10. Yes indeed, very nice exhibition. However, I have one question though: was the BG cp greenhouse open for everybody for some specified period of time ? I was at the EEE only for a few hours on Saturday and it was closed. Then, it was open, but only for certain participants of the EEE, not for everybody. I regreted I wasn't able to admire jaw-dropping plants situated there up close. Radek
  11. This cross cannot withstand direct sunlight and spraying only made matter worse. To save it, put it on the windowsill inside the house. Do not spray it. Keep it just dump, not wet.
  12. I guess it's seasons change what make them flower. At my place, they usually start at may-june. I never let my pings to bath in full sun, it's always filtered sun to semi-shade conditions. In full sun, the humidity is probably to low for pings, but I have never grown mine in other place than the tank above, so I cannot be 100% sure.
  13. A quick update 'cause some of pings start flowering:
  14. Hi, I grow maily nepenthes, but the nicest composition I have is this one below. Over 3 years ago I had found a very nice tank and I bought it. I decided to put there some Pinguiculas and Darligtonia. I hadn't had any experience how to deal with with such stuff, so the first result was rather poor. Darlingotnia had to be surprised to be placed on drifting island (I tried to set up a small waterfall in closed circuit for Darlintonia roots to be always in streaming water): After another 2 months it looks significantly better but still not good enough: Finally, after 1 year, plants settled in, food was coming (P. 'Tina' eventually reached 30 cm): even darlingtonia was happy: PD in full bloom (september 2011) (Darlingtonia - mother plant was to big and was moved to be together with sarracenias outside): Although plants growed well in this tank I didn't like a few things: - all the accessories were visible (container wtih water, tubes, pc fan) with no idea how to nicely hide them, - the base was made from PUR foam and coated by varnish and it started to bleak and break down, - the tank was in bright, cool basement with nice conditions - higher humidity and temperatures 5-10 C in winter and 10-20 C in summer. Unfortunately, I usually don't spent time in my basement so I didn't look at it very often. Finally, I found a free weekend and changed the inside of this tank. Plants waiting for a old-new home: How it looks last weekend, just after being set up (lastly I splitted up some P. 'Tina's to make an impression they overgrow rocks even more): The concept is the same - place mainly for Mexican Pinguiculas, with waterfall, but most of the plants is in separate containers/pots in order to be easier to remove them in case of any catastrophy - like flooded tank. There is no base, only LECA on the bottom with some lava rock and sandstone. Apart from pings, you can find there Darlingtonias, D. scorpioides (grow very well in this tank for whole last year), I added also some of my D. adelae, D. schizandra and D. prolifera. The soil for mexican pings consists of: perlite, vermiculite, coarse sand, Seramis and diatomite. Every drosera specie has its own soil, different from pings. Tank at the base: 100 x 50 x 50 (narrowed to 35 at the top) cm Lightning: 2 x T8 25W Tank is now placed in the living room, in bright place on south side. Temperatures this week was 18-20 at night and 22-24 a day. All inhabitants: Darlingtonia californica Drosera adelae Drosera prolifera Drosera schizandra Drosera scorpioides Pinguicula 'Aphrodite' (agnata x moctezumae) Pinguicula 'Tina' (agnata x zecheri) Pinguicula 'Sethos' (ehlersiae x moranensis) Pinguicula agnata Pinguicula agnata x jaumavensis Pinguicula debbertiana Pinguicula emarginata Pinguicula esseriana Pinguicula gigantea Pinguicula laueana Pinguicula gypsiola x moctezumae Pinguicula gigantea x moctezumae Pinguicula gracilis x moctezumae Pinguicula 'Florian' (debbertiana x esseriana) Pinguicula spec. 'El Mirador' Pinguicula moctezumae Pinguicula spec. Kohres x gypsiola. Hope you like it. You can find more photos here: http://www.rosliny-owadozerne.pl/Pingularium-Darlingtonium-t7953.html Cheers, Radek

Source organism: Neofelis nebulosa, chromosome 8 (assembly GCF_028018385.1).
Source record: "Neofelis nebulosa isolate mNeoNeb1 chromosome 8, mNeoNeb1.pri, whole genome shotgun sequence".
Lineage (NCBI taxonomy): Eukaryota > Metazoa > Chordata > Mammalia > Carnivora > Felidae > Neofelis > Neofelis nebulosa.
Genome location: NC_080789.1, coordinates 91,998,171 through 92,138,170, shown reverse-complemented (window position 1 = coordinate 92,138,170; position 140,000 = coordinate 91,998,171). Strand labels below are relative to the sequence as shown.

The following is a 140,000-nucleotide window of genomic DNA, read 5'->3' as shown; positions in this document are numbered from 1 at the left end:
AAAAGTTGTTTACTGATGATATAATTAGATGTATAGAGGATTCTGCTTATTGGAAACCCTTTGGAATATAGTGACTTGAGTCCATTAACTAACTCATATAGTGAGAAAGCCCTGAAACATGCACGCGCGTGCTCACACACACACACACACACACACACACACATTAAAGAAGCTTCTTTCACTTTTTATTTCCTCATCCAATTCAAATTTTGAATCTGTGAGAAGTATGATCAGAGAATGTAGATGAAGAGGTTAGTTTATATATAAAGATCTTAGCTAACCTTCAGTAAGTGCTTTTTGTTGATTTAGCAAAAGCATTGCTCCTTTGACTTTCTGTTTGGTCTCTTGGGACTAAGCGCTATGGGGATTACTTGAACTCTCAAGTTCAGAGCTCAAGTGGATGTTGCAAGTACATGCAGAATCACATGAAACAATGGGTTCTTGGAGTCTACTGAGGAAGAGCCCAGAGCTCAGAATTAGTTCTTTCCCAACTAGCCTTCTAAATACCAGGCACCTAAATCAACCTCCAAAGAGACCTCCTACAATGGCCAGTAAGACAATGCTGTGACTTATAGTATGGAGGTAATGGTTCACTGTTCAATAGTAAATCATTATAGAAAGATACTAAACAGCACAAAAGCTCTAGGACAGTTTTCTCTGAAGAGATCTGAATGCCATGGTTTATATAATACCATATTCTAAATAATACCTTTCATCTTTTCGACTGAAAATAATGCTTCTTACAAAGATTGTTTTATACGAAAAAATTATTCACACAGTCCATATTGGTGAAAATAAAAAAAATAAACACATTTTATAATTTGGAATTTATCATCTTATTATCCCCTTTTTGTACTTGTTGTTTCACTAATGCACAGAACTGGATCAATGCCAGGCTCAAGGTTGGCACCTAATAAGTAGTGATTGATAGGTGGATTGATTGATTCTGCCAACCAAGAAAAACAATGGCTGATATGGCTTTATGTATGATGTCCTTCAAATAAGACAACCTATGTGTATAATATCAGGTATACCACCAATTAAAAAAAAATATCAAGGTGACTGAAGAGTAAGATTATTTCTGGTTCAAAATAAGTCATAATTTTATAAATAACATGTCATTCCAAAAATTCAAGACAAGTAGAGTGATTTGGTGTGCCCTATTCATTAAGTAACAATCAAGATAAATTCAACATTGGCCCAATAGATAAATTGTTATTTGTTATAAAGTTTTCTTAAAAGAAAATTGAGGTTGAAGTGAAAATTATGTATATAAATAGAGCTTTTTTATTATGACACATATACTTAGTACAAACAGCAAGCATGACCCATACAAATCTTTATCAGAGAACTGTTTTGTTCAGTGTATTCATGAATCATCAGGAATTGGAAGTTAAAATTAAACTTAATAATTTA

15. Hi, For 6 months now, I grow mine in experimental mix including pumice, coco chips and Seramis with an addition of osmocote, and the plant is doing fine.